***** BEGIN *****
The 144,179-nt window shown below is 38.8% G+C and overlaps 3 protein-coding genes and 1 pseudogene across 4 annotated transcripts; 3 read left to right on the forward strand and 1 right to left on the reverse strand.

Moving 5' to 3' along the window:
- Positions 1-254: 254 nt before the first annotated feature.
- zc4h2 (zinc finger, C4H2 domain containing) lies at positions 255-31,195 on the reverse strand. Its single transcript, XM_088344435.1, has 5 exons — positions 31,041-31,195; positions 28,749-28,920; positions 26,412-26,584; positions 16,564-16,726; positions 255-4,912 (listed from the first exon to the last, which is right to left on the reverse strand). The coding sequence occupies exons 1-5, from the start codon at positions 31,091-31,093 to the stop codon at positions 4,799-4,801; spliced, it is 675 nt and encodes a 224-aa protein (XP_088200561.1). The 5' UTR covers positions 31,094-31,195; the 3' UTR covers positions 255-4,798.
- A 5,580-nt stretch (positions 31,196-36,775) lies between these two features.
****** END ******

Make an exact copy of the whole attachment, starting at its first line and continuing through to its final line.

The 144,179-nt window shown below is 38.8% G+C and overlaps 3 protein-coding genes and 1 pseudogene across 4 annotated transcripts; 3 read left to right on the forward strand and 1 right to left on the reverse strand.

Moving 5' to 3' along the window:
- Positions 1-254: 254 nt before the first annotated feature.
- zc4h2 (zinc finger, C4H2 domain containing) lies at positions 255-31,195 on the reverse strand. Its single transcript, XM_088344435.1, has 5 exons — positions 31,041-31,195; positions 28,749-28,920; positions 26,412-26,584; positions 16,564-16,726; positions 255-4,912 (listed from the first exon to the last, which is right to left on the reverse strand). The coding sequence occupies exons 1-5, from the start codon at positions 31,091-31,093 to the stop codon at positions 4,799-4,801; spliced, it is 675 nt and encodes a 224-aa protein (XP_088200561.1). The 5' UTR covers positions 31,094-31,195; the 3' UTR covers positions 255-4,798.
- A 5,580-nt stretch (positions 31,196-36,775) lies between these two features.